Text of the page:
“We have plan to sustain about 40 days sufficiency throughout October 2018 to March 2019 and sufficient volumes are being stored in all the coastal and inland depots and thus ensure effective disruption, security of our pipeline network has also been increased to guard against vandals and product theft. “Collaboration with other agencies such as Nigeria Ports Authority, NPA, Department of Petroleum Resources, DPR, Petroleum Products Pricing and Regulatory Agency, PPPRA, and Nigerian NAVY) is also being improved to ensure that they provide adequate and timely support as and when required.”

culled from Vangaurdngr

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DPR targets 800bcf/d from modular LNG plants

The Department of Petroleum Resources (DPR) yesterday announced plans to produce about 800 Billion Cubic Feet (BUF) per day from the flared sites in the Niger Delta.

The target, The Nation learnt, is part of the strategies that the Ministry of Petroleum Resources, will deploy to evacuate gas from flared sites in the region with the development and operation of Liquified Natural Gas (LNG) modular plants and trucks.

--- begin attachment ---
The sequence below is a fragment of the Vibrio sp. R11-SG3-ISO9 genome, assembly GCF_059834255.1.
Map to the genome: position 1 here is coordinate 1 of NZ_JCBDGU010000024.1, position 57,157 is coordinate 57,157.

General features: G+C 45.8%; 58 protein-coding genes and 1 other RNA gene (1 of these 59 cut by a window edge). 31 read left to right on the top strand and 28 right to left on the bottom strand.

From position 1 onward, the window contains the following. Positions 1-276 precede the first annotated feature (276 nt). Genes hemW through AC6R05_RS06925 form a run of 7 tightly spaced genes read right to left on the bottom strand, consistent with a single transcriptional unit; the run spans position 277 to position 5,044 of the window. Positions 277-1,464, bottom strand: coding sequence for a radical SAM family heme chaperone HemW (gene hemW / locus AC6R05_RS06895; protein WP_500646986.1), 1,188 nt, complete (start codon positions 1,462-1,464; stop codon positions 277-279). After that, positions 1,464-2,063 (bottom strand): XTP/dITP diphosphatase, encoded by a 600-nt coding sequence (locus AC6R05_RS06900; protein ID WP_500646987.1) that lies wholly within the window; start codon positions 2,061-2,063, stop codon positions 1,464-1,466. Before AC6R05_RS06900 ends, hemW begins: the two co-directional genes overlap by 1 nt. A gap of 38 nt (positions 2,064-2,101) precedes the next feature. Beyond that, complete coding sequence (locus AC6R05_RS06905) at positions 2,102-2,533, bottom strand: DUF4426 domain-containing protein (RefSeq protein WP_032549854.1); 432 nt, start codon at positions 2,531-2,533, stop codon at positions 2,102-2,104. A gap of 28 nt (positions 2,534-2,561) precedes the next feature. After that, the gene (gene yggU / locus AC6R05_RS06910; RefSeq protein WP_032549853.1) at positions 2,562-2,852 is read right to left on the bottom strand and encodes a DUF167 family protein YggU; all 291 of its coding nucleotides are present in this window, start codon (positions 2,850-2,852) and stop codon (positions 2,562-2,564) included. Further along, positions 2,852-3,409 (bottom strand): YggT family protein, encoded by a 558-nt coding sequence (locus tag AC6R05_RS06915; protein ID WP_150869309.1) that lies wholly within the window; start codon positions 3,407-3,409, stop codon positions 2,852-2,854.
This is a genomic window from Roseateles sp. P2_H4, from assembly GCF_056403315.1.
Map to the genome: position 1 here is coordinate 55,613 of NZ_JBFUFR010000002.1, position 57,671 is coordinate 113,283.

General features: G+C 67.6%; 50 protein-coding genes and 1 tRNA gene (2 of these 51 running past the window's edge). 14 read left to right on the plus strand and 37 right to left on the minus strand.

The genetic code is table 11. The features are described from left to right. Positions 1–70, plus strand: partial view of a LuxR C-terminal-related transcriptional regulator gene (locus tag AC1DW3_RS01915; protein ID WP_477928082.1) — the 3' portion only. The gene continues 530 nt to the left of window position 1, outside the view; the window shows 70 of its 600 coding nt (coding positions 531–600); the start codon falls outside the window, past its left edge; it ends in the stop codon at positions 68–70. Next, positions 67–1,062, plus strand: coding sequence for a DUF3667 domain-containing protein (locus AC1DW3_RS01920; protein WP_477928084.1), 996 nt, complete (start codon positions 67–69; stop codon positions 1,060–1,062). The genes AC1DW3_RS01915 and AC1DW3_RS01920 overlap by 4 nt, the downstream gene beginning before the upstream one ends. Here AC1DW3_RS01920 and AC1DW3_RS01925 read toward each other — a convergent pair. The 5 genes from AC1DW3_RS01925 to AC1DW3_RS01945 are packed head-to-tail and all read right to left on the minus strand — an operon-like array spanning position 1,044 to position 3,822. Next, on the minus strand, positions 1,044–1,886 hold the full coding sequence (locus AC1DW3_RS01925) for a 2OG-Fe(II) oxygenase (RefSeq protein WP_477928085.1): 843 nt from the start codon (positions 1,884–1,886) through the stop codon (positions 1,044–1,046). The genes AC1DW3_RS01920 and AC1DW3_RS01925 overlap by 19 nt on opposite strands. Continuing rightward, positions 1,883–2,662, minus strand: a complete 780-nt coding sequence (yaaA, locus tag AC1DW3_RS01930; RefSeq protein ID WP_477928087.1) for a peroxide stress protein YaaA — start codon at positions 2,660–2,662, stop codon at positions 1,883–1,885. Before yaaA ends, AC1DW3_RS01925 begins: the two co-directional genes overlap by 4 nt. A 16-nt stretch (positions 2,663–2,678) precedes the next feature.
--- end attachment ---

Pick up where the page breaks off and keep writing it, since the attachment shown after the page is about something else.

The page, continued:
A team of the DPR that spoke on gas made this disclosure on the DPR Half Hour on Radio Nigeria were the Assistant Director Gas Operation, Mr. Abubakar Idris and Assistant Director Domestic Gas, Mr. Eboh Nsa, Assistant Chief Engineer, Gas Operation, Mr. Tambari Zayan.

At the end of the programme, Eboh Nsa, who was asked to give the listeners his parting message on gas consumption and the market generally, said: “I want to say in one sentence that you will see a phenomenon growth in the gas mid-stream sector. You are going to see a new industry entirely: innovative industry, for instance modular technologies, modular LNG plants. When you are talking about LNG, people are talking about we are not looking at very big LNG commercial plants. You are going to be seeing LNG trucks, you are going to be seeing a lot of things happening in the Niger Delta, which is actually the destination of flare.